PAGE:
Marinika Babanazarova took over the Karakalpak Museum of Art in Nukus, Uzbekistan in 1984 after the museum’s creator, Igor Savitsky, passed away. Monday, after 31 years guarding the collection of Soviet art gathered at the remote museum, Babanazarova was suddenly dismissed from her position as guardian of more than 90,000 pieces of Russian and Central Asia art and artifacts.
“I have been sacked,” she told the New York Times via telephone. In an interview with the BBC, Babanazarova said the decision to fire her came as a “complete surprise” and while no official reason was given, she links the decision to recent accusations that she stole original paintings and replaced them with forgeries. She called the charges “absurd,” and said they were “an attempt to discredit the museum’s leadership. Somebody just wants to remove me.”
Staff and patrons of the museum, which is located in western Uzbekistan’s autonomous region of Karakalpakstan, have risen up in Babanazarova’s defense. In an impassioned statement, the staff of the museum write that they do not doubt her honesty and assert that the collection remains intact.
The museum–also known as Nukus Museum–is proudly home to to the second-largest collection of Russian avant garde art after the Russian Museum in St. Petersburg as well as an extensive collection of Central Asian art and artifacts. The museum owes its existence to Igor Savitsky, a Russian artist born in Kiev in 1915. He first traveled to Karakalpakstan in the 1950s as part of the Khorezm Archaeological and Ethnographic Expedition. Nukus–which was chosen as a chemical testing site by the Soviet Union, closing the city to outsiders–is south of what remains of the Aral Sea, near the border with Turkmenistan.
“He fell in love with Karakalpakstan,” said Babanazarova told Al Jazeera earlier this year.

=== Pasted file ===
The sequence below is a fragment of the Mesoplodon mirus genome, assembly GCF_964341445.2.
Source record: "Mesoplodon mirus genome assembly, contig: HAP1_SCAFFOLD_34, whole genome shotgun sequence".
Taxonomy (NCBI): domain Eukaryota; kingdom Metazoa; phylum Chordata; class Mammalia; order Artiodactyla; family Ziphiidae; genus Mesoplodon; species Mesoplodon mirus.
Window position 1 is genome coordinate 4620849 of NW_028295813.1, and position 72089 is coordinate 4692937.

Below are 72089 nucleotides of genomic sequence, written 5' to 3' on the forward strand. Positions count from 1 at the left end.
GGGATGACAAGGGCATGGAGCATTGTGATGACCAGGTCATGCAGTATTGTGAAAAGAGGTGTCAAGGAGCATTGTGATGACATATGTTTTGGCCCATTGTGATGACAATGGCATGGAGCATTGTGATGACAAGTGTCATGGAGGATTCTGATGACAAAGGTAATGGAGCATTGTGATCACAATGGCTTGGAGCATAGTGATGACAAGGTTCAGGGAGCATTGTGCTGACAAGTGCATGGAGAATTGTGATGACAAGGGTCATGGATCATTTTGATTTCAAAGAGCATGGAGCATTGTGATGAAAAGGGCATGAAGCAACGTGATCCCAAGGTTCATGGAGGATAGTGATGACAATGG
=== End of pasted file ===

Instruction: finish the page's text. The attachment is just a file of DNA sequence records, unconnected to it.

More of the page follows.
Savitsky, the artist for the archeological expedition, began collecting pieces and stayed in the region after the expedition’s end. The museum credits Savitsky’s interest in local folk art and artifacts as one reason he was able to get away with also collecting art that had been banned by Stalin in the 1930s. From Mansur Mirovalev’s May profile of the museum for Al Jazeera:
In the 1910s, Russian avant-garde art was a vortex of trailblazing movements that considered Picasso obsolete, and were first to develop abstractionism and helped shape last century’s artistic canon.
After the 1917 revolution, the communists longing to uproot “bourgeois” traditions supported the competing diversity of iconoclastic artists.
But by the early 1930s, Soviet dictator Joseph Stalin ordered the propagation of Communist Party-approved socialist realism in the arts.
Savitsky founded the museum in 1966 and directed it until his death in 1984. It wasn’t until the dissolution of the Soviet Union that Savitsky’s collection gained international attention and acclaim, but Uzbekistan has been reluctant to allow the collection to be exhibited outside the country.
Babanazarova’s recent dismissal is not the first attempt to push her aside. In 2011, after an American-made documentary profiled the museum (The Desert of Forbidden Art), Babanazarova described to the New York Times the increased pressure from the government the museum and its staff had come under because of increasing international attention and contacts. In the 2011 article, Babanazarova says her staff underwent 15 government audits in the span of a year, “in which they have repeatedly been asked to explain their travels overseas and the nature of their contacts” with foreigners:
“We have to prove that we are doing something good for the country, that we are not a gang of bandits,” said Ms. Babanazarova, 55, who has run the museum since Mr. Savitsky’s death in 1984. “It’s a great satisfaction that we are getting international recognition. On the other hand, it complicates our lives, to be honest.”
Andrei Volkov, a Russian artist whose grandfather’s works are among the pieces gathered by Stavisky in Nukus, was interviewed by the New York Times recently. He says Babanazarova’s current troubles were a “shock for us.”
He attributed the charges to professional rivalries, as well as to private collectors and government authorities who, he said, want to get their hands on the museum’s collection.
In the 2011 article, Babanazarova recounted stories of collectors with “bags of money” who arrived at the museum after hearing about the collection. She said that while some encouraged her to sell pieces she feared that “one sale would prompt the government to auction off the best works.”
What happens next is unclear but the timing is tragic. The museum is currently celebrating the 100th birthday of its founder, who worked with and then picked Babanazarova as his successor.